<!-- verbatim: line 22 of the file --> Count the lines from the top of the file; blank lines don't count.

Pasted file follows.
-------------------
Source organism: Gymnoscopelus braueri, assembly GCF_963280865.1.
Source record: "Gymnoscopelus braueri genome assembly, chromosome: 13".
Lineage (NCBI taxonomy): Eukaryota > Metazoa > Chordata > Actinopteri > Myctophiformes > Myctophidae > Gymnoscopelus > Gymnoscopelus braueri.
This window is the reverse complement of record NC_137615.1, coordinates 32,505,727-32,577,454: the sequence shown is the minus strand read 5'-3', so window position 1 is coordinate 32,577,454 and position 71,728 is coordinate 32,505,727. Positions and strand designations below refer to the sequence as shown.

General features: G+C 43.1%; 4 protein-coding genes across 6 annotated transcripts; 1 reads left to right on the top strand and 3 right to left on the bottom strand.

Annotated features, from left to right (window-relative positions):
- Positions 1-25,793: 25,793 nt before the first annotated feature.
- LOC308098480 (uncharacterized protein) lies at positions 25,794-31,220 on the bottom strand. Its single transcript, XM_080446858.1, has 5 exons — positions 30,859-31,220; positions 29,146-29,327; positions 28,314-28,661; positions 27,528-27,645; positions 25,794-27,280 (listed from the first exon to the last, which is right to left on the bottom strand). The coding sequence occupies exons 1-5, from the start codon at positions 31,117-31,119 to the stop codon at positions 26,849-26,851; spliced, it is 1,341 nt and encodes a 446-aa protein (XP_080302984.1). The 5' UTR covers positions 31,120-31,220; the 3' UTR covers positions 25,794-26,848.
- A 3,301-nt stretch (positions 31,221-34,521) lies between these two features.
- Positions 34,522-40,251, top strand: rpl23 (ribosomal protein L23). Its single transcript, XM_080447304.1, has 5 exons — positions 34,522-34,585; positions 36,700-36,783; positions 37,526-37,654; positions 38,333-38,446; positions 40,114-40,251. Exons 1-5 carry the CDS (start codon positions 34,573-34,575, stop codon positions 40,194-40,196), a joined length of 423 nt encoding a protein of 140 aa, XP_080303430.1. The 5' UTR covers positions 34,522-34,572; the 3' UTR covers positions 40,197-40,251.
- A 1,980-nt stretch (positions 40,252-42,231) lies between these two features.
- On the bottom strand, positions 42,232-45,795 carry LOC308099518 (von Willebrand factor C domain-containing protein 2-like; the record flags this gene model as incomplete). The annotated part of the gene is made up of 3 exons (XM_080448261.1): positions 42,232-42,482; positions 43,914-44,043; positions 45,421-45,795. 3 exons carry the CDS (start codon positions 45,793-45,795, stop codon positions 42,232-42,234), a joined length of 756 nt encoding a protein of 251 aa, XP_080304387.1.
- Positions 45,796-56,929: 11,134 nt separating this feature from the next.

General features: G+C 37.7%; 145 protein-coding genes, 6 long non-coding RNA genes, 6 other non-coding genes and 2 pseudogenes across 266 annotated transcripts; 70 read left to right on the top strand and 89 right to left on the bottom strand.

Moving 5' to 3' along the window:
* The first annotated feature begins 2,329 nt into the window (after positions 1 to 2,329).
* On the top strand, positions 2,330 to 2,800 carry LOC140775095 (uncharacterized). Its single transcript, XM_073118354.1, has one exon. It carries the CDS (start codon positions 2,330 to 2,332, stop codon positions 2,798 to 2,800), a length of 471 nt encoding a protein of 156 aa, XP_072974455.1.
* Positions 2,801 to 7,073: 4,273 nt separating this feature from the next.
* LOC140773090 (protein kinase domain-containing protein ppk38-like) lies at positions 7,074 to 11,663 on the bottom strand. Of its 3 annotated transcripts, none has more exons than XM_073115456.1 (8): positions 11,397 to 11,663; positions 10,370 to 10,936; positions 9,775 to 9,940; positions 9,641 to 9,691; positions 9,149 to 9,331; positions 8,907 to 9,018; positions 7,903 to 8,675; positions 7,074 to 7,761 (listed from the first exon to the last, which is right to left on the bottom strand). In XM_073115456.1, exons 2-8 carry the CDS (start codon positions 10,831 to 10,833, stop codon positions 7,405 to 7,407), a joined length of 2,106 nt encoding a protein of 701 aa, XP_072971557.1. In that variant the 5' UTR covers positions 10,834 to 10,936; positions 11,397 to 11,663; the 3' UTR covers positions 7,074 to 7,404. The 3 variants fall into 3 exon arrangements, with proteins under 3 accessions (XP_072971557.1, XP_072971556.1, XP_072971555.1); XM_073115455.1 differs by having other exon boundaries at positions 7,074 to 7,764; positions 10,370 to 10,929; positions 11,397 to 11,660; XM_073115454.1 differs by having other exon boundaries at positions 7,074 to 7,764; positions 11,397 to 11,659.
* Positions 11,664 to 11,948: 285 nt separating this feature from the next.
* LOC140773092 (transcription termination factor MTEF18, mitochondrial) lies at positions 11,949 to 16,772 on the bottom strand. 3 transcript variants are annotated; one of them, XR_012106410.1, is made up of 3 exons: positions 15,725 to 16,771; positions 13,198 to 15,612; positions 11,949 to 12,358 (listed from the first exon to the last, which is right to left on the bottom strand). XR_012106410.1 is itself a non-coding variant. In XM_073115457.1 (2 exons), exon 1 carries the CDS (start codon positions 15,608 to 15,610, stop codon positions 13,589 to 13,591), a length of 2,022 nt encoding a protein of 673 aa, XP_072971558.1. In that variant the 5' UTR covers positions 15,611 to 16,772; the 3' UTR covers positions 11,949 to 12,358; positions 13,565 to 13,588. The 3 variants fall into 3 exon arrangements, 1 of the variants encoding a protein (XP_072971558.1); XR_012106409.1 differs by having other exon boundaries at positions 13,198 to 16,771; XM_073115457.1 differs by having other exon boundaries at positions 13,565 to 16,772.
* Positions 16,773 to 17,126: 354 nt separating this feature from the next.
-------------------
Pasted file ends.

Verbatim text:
* Positions 16,773 to 17,126: 354 nt separating this feature from the next.